In marathons, not all the winners cross the finish line first.
More than two hours after Seattle’s Bill Condon defended his Tacoma City Marathon title Sunday morning in 2 hours, 46 minutes, 52 seconds, Edward Lychik finished his second marathon in less than three weeks.
Lychik lost his left leg in 2011 while serving in the Army.
And about 1 hour, 45 minutes after Tacoma’s Kira Donnelly won the women’s race in 2:56:32, Aurea Nicolet of Puyallup finished her first marathon four years after she cheated death.
Like most of the other 2,667 participants on the overcast and sometimes wet morning, Lychik and Nicolet weren’t racing as much as they were motivating.
“I’m not out here for me,” Lychik said. “I’m out here for everybody else. I want them to see disabilities in a different way.”
At the finish line, Lychik was given a special medal reserved for Marathon Maniacs, a group that requires two marathons in 16 days or three in three months for membership. Sunday earned Lychik a spot in the worldwide club that was founded in Tacoma.
“This medal is nice, but it will go on the wall when I get home and start collecting dust,” Lychik said. “I’m out here for the people. That’s why I’m waving and smiling and giving high-fives, using energy that slows me down. It would be boring if I was just out there for myself.”
Lychik, who grew up in Puyallup, was shot in the leg while serving as an Army combat engineer in Afghanistan.
“At first I was really focused on what I couldn’t do,” Lychik said. Then he started thinking about running and inspiring others. He said running with the prosthetic is like running a double-marathon on his right leg. After finishing the Boston Marathon on April 21, Lychik became a celebrity in running circles. On Sunday it was evident as spectators and runners alike cheered him and asked him to pose for pictures.
He happily obliged — and said this is why he’ll keep running.
“If I can be out here as a hip amputee doing this,” Lychik said, “What can people with two legs accomplish? They just need to have the dedication and the perseverance and really believe in themselves.”
Seventeen minutes before Lychik finished, Nicolet completed her first marathon with her own inspirational story.
In 2010, obese and diabetic, Nicolet found herself in an emergency room with blood sugar so high her doctors said she could have died or gone into a coma.
Her coworkers had taken her to the hospital because she had slurred speech. She later said the writing she did at work that day was “nonsensical.”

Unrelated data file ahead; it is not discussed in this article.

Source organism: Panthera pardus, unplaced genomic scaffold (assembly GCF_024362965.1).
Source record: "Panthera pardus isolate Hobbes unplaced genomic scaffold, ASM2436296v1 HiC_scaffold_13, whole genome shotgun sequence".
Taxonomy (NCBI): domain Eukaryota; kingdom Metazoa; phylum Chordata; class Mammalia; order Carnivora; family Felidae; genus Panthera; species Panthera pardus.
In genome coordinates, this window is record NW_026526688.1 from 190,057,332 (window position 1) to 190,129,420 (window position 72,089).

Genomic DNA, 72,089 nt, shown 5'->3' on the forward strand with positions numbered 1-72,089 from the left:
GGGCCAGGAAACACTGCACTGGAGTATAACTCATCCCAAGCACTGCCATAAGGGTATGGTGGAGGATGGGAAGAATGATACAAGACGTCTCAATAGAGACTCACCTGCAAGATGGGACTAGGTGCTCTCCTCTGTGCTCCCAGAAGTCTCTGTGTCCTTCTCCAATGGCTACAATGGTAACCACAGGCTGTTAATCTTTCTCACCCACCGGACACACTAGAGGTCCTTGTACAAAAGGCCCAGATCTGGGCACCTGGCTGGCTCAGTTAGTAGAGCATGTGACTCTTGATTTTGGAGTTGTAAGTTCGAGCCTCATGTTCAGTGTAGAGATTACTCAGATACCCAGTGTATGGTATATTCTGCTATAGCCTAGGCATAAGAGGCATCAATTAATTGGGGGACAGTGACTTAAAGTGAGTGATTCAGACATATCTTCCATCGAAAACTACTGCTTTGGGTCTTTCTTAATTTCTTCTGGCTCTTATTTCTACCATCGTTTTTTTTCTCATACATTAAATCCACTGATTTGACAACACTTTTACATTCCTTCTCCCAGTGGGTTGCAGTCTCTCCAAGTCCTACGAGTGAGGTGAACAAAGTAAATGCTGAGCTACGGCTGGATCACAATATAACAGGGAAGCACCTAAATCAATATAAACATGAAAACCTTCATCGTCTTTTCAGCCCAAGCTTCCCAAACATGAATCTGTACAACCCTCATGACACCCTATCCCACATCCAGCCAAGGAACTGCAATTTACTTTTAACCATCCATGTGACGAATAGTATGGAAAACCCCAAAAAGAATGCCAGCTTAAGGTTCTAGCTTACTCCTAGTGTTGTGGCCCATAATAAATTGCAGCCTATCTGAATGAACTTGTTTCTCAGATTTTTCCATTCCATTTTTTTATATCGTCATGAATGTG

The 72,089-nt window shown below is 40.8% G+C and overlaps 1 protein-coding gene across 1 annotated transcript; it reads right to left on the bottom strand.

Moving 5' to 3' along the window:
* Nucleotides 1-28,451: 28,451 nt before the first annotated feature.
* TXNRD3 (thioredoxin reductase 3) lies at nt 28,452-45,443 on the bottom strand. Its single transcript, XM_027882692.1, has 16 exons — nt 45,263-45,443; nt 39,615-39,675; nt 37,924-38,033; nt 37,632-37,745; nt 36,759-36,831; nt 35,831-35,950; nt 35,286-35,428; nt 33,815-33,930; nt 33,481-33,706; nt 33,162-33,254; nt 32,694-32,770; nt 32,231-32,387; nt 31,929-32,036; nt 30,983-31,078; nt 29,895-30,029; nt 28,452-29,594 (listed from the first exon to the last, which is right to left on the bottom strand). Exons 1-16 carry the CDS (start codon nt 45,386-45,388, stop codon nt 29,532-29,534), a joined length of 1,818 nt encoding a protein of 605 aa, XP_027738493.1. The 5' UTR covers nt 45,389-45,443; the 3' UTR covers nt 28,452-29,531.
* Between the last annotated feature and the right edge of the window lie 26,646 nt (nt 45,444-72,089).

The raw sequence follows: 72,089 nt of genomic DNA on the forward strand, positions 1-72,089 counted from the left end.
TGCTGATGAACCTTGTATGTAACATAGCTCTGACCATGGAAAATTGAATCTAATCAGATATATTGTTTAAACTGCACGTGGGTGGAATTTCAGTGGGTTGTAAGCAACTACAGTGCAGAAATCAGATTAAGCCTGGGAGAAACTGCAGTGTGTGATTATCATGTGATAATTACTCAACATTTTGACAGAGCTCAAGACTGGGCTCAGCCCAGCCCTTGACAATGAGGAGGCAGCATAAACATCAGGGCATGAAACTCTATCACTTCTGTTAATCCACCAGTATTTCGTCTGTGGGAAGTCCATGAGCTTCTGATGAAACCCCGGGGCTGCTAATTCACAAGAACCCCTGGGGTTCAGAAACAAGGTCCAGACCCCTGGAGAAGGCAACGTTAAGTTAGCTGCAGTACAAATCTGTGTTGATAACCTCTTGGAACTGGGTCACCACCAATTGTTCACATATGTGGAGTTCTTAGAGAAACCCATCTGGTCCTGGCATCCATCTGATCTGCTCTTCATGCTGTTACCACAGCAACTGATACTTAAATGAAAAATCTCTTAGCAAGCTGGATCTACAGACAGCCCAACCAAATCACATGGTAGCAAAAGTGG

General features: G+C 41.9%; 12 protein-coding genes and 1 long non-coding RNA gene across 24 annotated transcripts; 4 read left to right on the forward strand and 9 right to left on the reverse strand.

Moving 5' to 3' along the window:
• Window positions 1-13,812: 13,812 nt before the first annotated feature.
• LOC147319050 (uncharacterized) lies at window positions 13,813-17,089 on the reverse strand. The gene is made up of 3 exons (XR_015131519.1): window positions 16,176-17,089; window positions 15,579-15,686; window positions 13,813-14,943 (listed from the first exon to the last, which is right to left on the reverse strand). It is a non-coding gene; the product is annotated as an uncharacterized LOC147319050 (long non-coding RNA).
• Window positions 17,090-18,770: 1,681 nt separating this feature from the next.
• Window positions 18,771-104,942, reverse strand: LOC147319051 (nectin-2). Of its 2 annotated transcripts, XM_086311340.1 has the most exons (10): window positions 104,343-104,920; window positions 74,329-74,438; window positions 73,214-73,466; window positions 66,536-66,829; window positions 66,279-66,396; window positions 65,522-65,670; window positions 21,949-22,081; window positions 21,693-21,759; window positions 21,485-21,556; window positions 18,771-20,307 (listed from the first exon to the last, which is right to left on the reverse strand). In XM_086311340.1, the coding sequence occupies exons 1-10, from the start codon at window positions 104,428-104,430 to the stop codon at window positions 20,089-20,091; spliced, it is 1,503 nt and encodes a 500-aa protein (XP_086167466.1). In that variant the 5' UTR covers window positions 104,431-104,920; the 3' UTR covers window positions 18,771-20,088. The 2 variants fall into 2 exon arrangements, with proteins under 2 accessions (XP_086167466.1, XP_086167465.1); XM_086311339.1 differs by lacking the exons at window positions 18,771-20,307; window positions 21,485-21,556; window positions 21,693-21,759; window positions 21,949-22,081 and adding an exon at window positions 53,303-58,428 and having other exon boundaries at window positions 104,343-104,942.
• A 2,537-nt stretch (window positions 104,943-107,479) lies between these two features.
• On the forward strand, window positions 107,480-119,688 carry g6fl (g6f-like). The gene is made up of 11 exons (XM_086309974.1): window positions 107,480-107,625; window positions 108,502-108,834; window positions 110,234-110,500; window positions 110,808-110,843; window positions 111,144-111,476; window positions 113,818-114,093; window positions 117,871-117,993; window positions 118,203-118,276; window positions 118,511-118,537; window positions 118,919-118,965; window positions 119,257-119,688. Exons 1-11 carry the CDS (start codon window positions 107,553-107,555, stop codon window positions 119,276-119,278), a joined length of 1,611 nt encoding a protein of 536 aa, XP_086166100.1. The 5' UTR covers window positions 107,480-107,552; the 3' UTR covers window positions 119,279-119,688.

With a 1-year-old daughter, also named Aurea, at home, Nicolet knew she had to make a change. She said that was the day “my former (self) died and from the ashes a new me was born. An athlete, a runner.”
First she started losing weight by doing Zumba. Then she started running. In 2012 she ran her first half marathon. In March she ran her 15th.
Nicolet, 29, used to need to check her blood sugar four times each day. When Nicolet finished Sunday’s marathon three minutes faster than her goal of 4:45, she didn’t even have to think about her diabetes. She just focused on posing for pictures with family and friends.
She’s controlled her diabetes through exercise for two years and lost 40 pounds. And Nicolet recently had her second child, a son named Koben.
Last summer her story caught the eye of editors at Runner’s World, and they included a profile of her in a collection of stories designed to motivate people to run.
Now, even though her triumph isn’t as obvious as Lychik’s, she gets similar treatment on the course: cheers and high-fives from those who know her and even some strangers.
“I like to share my story because I hope it will help somebody who might be in a situation like I was,” Nicolet said.
Nicolet plans to join Lychik in the Marathon Maniacs club. To get in, she’ll run Olympia’s Capital City Marathon on May 18.
Marathon No. 2 shouldn’t be a problem. She felt so good Sunday she said she probably could have kept running.
Plus, as she likes to tell people, “Anything is possible when you get past all the excuses and just do something.”
Craig Hill: 253-597-8497